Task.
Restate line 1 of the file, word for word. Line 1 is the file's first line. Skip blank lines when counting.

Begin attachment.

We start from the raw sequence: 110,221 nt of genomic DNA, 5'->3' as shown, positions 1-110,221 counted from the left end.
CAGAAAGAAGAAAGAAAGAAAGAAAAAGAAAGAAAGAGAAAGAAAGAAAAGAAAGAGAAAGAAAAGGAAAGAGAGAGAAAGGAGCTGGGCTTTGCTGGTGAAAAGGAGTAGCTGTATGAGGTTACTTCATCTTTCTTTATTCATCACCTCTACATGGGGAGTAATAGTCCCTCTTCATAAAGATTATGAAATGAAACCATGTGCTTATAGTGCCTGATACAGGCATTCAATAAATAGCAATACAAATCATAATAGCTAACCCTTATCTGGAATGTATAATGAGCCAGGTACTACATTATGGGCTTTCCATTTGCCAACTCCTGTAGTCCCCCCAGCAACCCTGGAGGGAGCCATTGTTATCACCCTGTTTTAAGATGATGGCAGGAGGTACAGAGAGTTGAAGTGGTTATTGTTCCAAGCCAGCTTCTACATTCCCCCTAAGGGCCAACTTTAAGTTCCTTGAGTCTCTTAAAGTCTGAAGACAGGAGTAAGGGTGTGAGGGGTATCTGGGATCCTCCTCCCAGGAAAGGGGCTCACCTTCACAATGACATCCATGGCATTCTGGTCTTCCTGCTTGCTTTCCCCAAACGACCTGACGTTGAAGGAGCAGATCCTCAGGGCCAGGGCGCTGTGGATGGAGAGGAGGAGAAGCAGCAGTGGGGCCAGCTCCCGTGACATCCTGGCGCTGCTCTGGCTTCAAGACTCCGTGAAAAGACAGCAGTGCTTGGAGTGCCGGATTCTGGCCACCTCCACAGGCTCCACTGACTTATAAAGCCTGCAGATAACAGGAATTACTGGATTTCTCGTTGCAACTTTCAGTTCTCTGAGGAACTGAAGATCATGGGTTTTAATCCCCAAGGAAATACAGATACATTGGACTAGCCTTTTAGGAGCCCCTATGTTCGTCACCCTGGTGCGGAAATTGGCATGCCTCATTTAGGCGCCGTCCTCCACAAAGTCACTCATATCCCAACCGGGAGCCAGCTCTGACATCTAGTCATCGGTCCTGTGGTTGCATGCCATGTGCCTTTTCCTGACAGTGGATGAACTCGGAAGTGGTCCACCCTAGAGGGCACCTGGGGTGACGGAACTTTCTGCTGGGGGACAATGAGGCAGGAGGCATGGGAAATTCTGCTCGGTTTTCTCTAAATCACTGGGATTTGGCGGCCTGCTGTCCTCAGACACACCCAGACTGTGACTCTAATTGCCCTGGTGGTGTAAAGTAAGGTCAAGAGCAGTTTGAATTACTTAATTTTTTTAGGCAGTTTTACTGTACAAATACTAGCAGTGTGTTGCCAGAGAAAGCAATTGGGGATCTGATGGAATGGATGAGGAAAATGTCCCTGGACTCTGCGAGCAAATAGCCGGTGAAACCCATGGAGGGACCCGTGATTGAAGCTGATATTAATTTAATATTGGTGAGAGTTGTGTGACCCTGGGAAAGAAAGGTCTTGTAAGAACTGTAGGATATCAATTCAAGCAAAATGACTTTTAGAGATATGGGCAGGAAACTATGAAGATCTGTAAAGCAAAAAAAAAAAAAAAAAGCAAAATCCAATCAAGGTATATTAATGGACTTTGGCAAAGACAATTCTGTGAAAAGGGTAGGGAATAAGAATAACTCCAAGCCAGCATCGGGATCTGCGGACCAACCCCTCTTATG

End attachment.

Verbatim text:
We start from the raw sequence: 110,221 nt of genomic DNA, 5'->3' as shown, positions 1-110,221 counted from the left end.